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Eela Craig - Eela Craig CD (album) cover

EELA CRAIG

Eela Craig

 

Jazz Rock/Fusion

3.77 | 38 ratings

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tszirmay
Special Collaborator
Crossover Team
4 stars This album would be very representative of the type of oddball music still pervasive in 1971, a time away from even wilder musical trips to come , a rawer , more psychedelic Woodstock era sound (lots of groove , baby) that would be played in countless underground European clubs (some not even serving alcohol, hint?) in those early days. I remember one in Sankt Gallen, Switzerland in particular that played this album often in its entirety. As was often the case then, the testing verve had a tendency to veer off into some sublime side of the sonic sky, a breathless adventure of style and less form that could encapsulate everything from a violin to a kitchen sink. This Austrian band from Linz had quite an impact on the prog community and pioneered many future prog methods in terms of pure progressive experimentation. But it will not come across as 21st century release by any stretch, rooted deeply in the prog-rock nativity as a baby step. "New Born Child" starts off with a swirling organ dirge that introduces both a painful birth (that howl is creepy) and a morose funeral procession. Halfway through a pulsating bass comes rumbling through, supremely confident while riding Hubert Bognermayr's electric piano and Harald Zuschrader's wild sax. Heinz Gestmair rippling guitar only adds more promenade to the puzzle. The 10 minute + "Selfmade Trip" is quite aptly named, a brooding, restrained, groovy little flight, the fuzzy/bluesy guitar laying down the melodic spine, with some fab percussion work, a lazy lead vocal careening into the fray ("Acid pills no more as I have myself to play"), the chugging section flips up the tempo with the flute fluttering, the bass bopping along for the ride. Yeah, groovy, man (as we used to say)! Just as mightily, the euphoria then abates temporarily, a quiet respite before another tour of the garden (complete with tricky back-tape effects). "A New Way" is closer to West Coast psychedelia, with a laid back vocal and a butterfly flute carving the new route of aural bliss and musical adventure (as per the lyrics!). "Indra Elegy" is another extended hysterical trip into the land of Krautrock with vocalist Wil Orthofer pleading his case with sincerity. The saturated effects on the axe add even more angst to the e-piano musings, the rhythm section keeping it loosely tight, if you see what I mean. The bonus tracks are quirky to say the least, the 2 minute "Imminsul" a drum solo with added percussives , sliced with a slithery synth and "Yggdrasil" a slightly longer moody piece that search out the "dimension between Pop and Classical" , giving the guitar a front row podium to express and explore to its 6 string content in a dreamy wispy context. "Stories" is a warm cascade of string organ washing over a classy melody, thus inspiring a strong ITCOTCK?feel, as the mellotron spews its lush melancholy. "Cheese" is probably well-named, as the Santana rip-off guitar induces initial amazement and abruptly metamorphoses into a languorous pastoral arrangement that introduces a massive male/female vocal duet that is pleasing in its simplicity (I guess that's what they meant by cheese!)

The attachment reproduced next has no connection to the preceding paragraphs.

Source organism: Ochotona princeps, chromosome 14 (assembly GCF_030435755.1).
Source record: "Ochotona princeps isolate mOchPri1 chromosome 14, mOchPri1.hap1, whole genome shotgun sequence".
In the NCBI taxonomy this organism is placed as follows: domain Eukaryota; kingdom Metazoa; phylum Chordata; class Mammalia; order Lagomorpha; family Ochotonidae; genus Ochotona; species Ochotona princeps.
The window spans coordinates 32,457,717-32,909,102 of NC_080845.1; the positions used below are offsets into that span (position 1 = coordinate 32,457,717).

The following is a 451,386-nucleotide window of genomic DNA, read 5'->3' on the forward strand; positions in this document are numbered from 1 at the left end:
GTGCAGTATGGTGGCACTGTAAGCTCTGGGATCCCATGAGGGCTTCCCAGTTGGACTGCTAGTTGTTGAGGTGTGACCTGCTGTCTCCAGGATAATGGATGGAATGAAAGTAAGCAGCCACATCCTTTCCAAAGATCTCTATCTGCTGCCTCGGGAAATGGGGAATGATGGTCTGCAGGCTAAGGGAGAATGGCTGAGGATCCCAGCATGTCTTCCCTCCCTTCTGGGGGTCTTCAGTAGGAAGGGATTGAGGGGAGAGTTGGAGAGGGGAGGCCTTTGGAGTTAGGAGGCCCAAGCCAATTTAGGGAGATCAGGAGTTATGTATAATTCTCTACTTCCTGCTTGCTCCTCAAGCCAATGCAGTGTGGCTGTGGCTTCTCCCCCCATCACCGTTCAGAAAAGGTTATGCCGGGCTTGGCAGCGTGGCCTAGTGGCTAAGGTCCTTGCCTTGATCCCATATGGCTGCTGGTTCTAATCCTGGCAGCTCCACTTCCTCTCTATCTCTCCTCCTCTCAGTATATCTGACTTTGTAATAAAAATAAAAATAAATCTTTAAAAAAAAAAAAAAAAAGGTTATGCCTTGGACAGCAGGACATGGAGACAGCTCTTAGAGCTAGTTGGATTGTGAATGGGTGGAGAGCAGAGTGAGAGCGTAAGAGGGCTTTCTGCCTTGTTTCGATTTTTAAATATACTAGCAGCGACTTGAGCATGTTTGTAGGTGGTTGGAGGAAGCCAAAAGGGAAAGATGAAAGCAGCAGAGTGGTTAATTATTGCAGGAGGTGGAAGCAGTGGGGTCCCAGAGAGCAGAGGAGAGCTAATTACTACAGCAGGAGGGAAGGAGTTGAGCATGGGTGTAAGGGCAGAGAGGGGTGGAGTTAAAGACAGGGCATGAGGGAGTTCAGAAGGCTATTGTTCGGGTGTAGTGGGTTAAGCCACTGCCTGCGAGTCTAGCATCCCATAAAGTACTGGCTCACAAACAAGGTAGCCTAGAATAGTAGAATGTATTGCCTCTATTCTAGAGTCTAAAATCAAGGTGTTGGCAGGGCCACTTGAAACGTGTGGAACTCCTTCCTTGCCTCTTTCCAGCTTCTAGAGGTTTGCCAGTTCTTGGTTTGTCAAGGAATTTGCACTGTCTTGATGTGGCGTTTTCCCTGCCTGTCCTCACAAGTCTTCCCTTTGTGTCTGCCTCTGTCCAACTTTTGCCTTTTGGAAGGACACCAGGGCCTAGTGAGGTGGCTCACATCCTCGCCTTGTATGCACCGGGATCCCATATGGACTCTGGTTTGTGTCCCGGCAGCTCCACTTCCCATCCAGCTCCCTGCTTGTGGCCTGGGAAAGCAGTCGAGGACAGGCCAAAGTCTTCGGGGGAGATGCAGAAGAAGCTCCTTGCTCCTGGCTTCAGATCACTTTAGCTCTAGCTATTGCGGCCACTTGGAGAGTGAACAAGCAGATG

This is part of the pioneering series of rock groups that formatted the future of prog and even rock music along with King Crimson, Deep Purple, Procol Harum and Roxy Music , to name only a few. Thus it is required listening for those who want to understand where today's music came from. 4 Linzer tortes

tszirmay | 4/5 |

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